Dreaming of Stones: Poems
Christine Valters Paintner
Paperback: Paraclete Press, 2019
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Reviewed by Michial Farmer
Midway through Dreaming of Stones, her new collection of poems, Christine Valters Paintner writes that her mission as a writer and a human being is to remember “the wonder that there is anything, / much less bluebells and fresh bread, / the way world are encapsulated / in drops of dew” (“In Praise of Forgetting,” ll. 23-26). As far as aesthetic mission statements go, you could do a lot worse—especially for a poet like Paintner, whose poems skate the line between physical and metaphysical, between ordinary and sacramental. Though she doesn’t say so directly, Paintner’s poetics demonstrate Simone Weil’s famous observation that attention is a form of prayer. Perhaps all good poetry does that, but Paintner seems particularly cognizant of it.
Her day job, as many readers will know, is as the Abbess of the Abbey of the Arts, a “virtual global online monastery”; she is also the author of several books about spiritual contemplation. Her poems share with her prose the influence of Celtic mysticism—she has lived in Galway, Ireland, for half a decade—and a general sense that our unimpressive and quotidian lives are full of the materials that could sustain our souls if only we’d let them. “Our lives are filled with vessels,” she writes in a poem called “Cup,” “that save us each day” (ll. 21-22). Poetry, as she makes clear in her afterword, has been such a vessel for her, and she offers us her own poems in the hope that they can be of some use to us.
It’s a large gift: There are more than a hundred poems in this collection, and if I sometimes found myself wishing she’d published them in two volumes, I was grateful for the opportunity their bulk afforded to live inside Paintner’s mind for extended periods. Images, and even phrases, recur, so that we begin to see the world of things through her eyes, so that we watch, for example, the stony, gray view from her window turn into “a vision in gold and gleam” (“St. Enda Arrives on Insimor,” l. 4). Transfigurations like this one bloom throughout Dreaming of Stones. Celtic mysticism frequently hinges on the image of the “thin places, spots where the wall between the temporal and eternal worlds is beginning to crumble, and Paintner is a master guide to them, showing us how to find them in our own lives by showing us what they look like in hers. The effect is both personal and universal: She doesn’t exactly show us our world by showing us hers, but she does give us the lenses that we help us to look at it.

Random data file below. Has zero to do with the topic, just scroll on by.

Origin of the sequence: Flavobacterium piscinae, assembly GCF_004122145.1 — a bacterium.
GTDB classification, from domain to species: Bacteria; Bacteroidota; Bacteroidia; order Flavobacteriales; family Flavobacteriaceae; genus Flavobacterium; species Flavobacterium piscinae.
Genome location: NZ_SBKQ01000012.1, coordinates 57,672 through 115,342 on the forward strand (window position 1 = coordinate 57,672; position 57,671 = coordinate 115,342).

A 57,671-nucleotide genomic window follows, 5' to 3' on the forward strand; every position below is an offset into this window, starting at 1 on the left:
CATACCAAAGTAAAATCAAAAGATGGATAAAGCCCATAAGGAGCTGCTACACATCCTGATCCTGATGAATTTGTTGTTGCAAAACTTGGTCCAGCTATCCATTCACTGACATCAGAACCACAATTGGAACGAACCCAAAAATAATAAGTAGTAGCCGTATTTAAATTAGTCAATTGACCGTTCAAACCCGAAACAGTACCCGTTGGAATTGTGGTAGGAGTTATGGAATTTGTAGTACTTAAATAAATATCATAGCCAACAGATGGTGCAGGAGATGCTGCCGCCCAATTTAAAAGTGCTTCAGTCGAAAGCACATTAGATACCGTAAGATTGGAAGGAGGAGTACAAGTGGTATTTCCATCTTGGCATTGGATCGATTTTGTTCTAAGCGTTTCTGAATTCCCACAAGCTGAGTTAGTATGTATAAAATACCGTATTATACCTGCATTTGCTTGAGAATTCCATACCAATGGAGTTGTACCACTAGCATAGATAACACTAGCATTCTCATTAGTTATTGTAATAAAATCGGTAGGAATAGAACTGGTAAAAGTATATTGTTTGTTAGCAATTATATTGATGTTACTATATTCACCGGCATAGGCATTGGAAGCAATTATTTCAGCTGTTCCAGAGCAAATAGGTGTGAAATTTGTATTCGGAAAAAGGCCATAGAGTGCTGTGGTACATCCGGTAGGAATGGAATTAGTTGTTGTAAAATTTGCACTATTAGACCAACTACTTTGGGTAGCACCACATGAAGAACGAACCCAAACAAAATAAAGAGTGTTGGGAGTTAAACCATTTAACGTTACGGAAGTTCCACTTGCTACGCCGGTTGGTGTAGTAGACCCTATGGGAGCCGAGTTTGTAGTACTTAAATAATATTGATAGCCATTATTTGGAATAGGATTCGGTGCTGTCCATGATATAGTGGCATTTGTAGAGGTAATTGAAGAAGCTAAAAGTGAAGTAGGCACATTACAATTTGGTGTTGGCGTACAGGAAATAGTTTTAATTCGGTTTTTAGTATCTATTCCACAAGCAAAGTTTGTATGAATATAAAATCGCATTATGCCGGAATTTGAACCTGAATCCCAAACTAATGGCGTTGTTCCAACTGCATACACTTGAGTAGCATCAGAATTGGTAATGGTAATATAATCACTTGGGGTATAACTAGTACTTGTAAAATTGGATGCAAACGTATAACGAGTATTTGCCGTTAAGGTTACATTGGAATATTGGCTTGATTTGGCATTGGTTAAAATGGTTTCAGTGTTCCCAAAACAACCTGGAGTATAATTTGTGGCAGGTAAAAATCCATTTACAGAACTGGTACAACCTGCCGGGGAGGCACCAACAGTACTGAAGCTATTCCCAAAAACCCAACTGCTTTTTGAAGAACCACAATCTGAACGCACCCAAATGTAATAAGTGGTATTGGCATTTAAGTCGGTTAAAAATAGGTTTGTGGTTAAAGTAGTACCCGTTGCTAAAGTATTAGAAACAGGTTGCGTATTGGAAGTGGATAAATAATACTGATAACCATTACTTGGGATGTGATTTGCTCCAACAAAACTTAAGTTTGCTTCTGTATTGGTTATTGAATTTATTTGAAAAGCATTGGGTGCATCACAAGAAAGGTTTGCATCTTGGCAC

The sites of Paintner’s transfigurations are various—an inhumanly mechanized hospital room where her mother lies dying; a windowsill where a grimy pigeon waits patiently to be fed; the Midtown Manhattan high rise where she grew up—but most often she finds them in the cold Atlantic Ocean, a macrocosm of her interior world:
There is a great tide within me,
already rising, always receding.
Despite the sea’s resistance,
I feel my exile less keenly here.
I who love the horizon can
finally see beyond seeing,
and I dive beneath
the slate blue surface.
(“I Have Always Loved the Sea,” ll. 21-28)
These stanzas demonstrate a central tension of post-Enlightenment mysticism, be it religious or aesthetic: We know with our intellects that, for example, the sea is indifferent to us, and yet something makes us feel at home there anyway. Many of Paintner’s poems are accordingly about moving beyond the intellect into a more expansive mode of thought. The stone of the collection’s title becomes an important symbol. Stones, she reflects, “gather our heaviness / into their granite endurance” (“Flagstone of Loneliness,” ll. 10-11). The natural world is not a projection of our imagination, nor is it a blank canvas for that projection; its very solidity and realness allow us to confide in it, trusting that it will protect us, to some degree, from the grief that always lies in wait for us. Failing that, it will understand that grief if we let it: “If you sit by a stream and listen / as water makes music over rocks, / you will hear them keening” (ll. 23-25). The world keens with and for us, once we hear beyond hearing.
Thus the world becomes her world, our world. I was struck from the beginning by Paintner’s habit of dropping articles before nouns; for example, in the first line of “Lauds,” she refers not to “The lustrous moon” but simply to “Lustrous moon.” Eventually I concluded that she’s evoking the items of her world as individuals to be known and loved rather than as objects to be quantified. The definite article the would create too much distance between her and the moon, so, as poets always have, she wages a gentle war on the language in order to make it say what she wants it to say—to express her grief, her wonder, and her love.
At her highest moments, she expresses all three simultaneously. In a poem called “The Duty of Delight”—inspired by the perfectly unlikely duo of Dorothy Day and John Ruskin—she limns the inexpressible, unbelievable pain of the world before offering the only solution she can imagine:
Perhaps this is life’s most exalted and exacting task,
holding the hardest edges against the soft wonder,
or seeking the consolation of nature’s indifference.
Even the flame turns to ash,
even the ash is fodder for roses. (ll. 16-20)
Human life, she notes, is a rushing toward the East, a rushing into the darkness of the night in the hopes that we will find the morning faster that way. There is no hope without despair, no wonder without repulsion, no love without ugliness. Paintner’s poems remind us of this truth—which we all already know instinctively—with beauty and grace.
Michial Farmer is 1/3 of the Christian Humanist Podcast and the author of Imagination and Idealism in John Updike’s Fiction (Camden House, 2017). His essays and poems have appeared in The Cresset, The St. Katherine Review, and Touchstone.